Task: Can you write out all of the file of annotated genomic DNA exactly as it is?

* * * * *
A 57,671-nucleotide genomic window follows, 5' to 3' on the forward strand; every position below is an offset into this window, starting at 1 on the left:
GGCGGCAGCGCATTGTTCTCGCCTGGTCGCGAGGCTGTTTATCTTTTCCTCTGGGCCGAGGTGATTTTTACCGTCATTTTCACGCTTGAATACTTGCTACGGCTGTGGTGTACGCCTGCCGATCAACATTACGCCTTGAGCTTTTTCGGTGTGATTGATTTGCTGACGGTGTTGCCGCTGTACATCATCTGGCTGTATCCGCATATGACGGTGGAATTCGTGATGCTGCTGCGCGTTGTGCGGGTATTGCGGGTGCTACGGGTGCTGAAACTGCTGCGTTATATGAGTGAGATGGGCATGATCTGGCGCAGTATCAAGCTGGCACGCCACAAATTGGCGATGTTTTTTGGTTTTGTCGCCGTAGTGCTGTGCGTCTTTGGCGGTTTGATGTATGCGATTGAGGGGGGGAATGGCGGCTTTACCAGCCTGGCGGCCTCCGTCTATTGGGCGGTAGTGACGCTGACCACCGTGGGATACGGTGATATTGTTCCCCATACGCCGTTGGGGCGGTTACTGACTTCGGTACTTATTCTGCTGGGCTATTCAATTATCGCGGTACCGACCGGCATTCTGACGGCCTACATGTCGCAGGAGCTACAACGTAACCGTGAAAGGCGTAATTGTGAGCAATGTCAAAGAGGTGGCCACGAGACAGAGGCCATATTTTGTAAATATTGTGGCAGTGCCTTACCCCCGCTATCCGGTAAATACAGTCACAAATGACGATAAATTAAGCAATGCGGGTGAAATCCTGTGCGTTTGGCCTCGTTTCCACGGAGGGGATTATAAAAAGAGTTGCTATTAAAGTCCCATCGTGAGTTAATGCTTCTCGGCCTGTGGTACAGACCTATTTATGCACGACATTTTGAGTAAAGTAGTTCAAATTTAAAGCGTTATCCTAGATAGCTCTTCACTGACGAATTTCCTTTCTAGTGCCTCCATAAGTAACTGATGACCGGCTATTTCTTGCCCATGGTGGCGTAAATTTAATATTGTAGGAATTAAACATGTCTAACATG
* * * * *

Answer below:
A 57,671-nucleotide genomic window follows, 5' to 3' on the forward strand; every position below is an offset into this window, starting at 1 on the left:
GGCGGCAGCGCATTGTTCTCGCCTGGTCGCGAGGCTGTTTATCTTTTCCTCTGGGCCGAGGTGATTTTTACCGTCATTTTCACGCTTGAATACTTGCTACGGCTGTGGTGTACGCCTGCCGATCAACATTACGCCTTGAGCTTTTTCGGTGTGATTGATTTGCTGACGGTGTTGCCGCTGTACATCATCTGGCTGTATCCGCATATGACGGTGGAATTCGTGATGCTGCTGCGCGTTGTGCGGGTATTGCGGGTGCTACGGGTGCTGAAACTGCTGCGTTATATGAGTGAGATGGGCATGATCTGGCGCAGTATCAAGCTGGCACGCCACAAATTGGCGATGTTTTTTGGTTTTGTCGCCGTAGTGCTGTGCGTCTTTGGCGGTTTGATGTATGCGATTGAGGGGGGGAATGGCGGCTTTACCAGCCTGGCGGCCTCCGTCTATTGGGCGGTAGTGACGCTGACCACCGTGGGATACGGTGATATTGTTCCCCATACGCCGTTGGGGCGGTTACTGACTTCGGTACTTATTCTGCTGGGCTATTCAATTATCGCGGTACCGACCGGCATTCTGACGGCCTACATGTCGCAGGAGCTACAACGTAACCGTGAAAGGCGTAATTGTGAGCAATGTCAAAGAGGTGGCCACGAGACAGAGGCCATATTTTGTAAATATTGTGGCAGTGCCTTACCCCCGCTATCCGGTAAATACAGTCACAAATGACGATAAATTAAGCAATGCGGGTGAAATCCTGTGCGTTTGGCCTCGTTTCCACGGAGGGGATTATAAAAAGAGTTGCTATTAAAGTCCCATCGTGAGTTAATGCTTCTCGGCCTGTGGTACAGACCTATTTATGCACGACATTTTGAGTAAAGTAGTTCAAATTTAAAGCGTTATCCTAGATAGCTCTTCACTGACGAATTTCCTTTCTAGTGCCTCCATAAGTAACTGATGACCGGCTATTTCTTGCCCATGGTGGCGTAAATTTAATATTGTAGGAATTAAACATGTCTAACATG